I saw this a few days ago – https://phys.org/news/2019-06-tube-anemone-largest-animal-mitochondrial.html.
The tube anemone Isarachnanthus nocturnus is only 15 cm long but has the largest mitochondrial genome of any animal sequenced to date, with 80,923 base pairs. The human mitochondrial genome (mitogenome), for example, comprises 16,569 base pairs.
The shape of the mitogenomes in these two species of tube anemone and the gene sequences they contain were more surprising than their size.
Because they are closely related species, their gene sequences should be similar, but I. nocturnus has five chromosomes while P. magnus has eight, and each has a different composition in terms of genes. This kind of variation had previously been found only in medusozoans, sponges, and some crustaceans.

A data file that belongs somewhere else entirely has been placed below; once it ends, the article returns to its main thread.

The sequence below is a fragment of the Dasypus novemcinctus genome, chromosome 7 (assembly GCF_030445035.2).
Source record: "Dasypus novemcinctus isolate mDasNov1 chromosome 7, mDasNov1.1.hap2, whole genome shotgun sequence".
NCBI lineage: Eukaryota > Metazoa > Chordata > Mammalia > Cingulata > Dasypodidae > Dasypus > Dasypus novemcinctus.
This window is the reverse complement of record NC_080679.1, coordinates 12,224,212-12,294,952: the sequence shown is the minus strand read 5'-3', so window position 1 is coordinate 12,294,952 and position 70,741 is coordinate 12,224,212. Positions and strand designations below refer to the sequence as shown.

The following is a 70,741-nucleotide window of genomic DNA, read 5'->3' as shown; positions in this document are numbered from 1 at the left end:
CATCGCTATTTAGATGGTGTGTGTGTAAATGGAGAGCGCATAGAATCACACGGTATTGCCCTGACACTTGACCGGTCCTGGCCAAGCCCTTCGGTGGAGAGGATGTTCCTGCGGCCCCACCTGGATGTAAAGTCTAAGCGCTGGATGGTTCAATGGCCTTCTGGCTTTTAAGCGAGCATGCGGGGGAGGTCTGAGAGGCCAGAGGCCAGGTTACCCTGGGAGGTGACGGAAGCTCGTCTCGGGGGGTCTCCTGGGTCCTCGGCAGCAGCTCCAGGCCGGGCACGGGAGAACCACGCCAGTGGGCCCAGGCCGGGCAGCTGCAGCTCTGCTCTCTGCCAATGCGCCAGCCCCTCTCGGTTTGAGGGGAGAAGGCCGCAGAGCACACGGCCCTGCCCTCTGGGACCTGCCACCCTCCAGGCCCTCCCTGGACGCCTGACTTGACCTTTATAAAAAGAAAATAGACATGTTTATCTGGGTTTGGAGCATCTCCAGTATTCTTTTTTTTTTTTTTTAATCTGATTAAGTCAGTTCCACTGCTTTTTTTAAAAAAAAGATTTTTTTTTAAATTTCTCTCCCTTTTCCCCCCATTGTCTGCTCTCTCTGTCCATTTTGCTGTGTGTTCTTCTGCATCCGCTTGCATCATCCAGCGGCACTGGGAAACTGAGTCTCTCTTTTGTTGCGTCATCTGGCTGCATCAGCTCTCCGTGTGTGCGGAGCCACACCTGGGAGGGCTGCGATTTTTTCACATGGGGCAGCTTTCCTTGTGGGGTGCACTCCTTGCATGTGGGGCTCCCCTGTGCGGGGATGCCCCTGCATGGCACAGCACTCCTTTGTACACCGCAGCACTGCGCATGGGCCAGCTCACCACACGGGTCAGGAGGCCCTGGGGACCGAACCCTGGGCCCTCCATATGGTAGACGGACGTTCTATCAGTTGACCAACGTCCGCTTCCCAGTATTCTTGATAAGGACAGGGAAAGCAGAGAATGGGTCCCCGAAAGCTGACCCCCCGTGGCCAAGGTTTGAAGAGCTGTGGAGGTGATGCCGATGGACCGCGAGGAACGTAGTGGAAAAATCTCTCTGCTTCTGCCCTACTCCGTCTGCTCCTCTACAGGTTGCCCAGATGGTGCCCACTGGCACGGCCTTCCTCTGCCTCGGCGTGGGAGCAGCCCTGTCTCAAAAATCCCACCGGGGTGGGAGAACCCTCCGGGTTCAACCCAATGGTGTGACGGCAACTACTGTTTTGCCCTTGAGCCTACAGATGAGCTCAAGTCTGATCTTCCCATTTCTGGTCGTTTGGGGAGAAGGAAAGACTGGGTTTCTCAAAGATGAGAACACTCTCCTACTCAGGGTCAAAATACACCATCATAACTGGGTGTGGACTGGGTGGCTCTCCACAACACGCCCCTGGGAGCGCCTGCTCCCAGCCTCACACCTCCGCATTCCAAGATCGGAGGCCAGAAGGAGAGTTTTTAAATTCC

However, more data will be needed before a definitive conclusion can be reached. The necessary data could come from the sequencing of these species’ nuclear genomes, which Stampar and his group intend to complete by the end of 2019.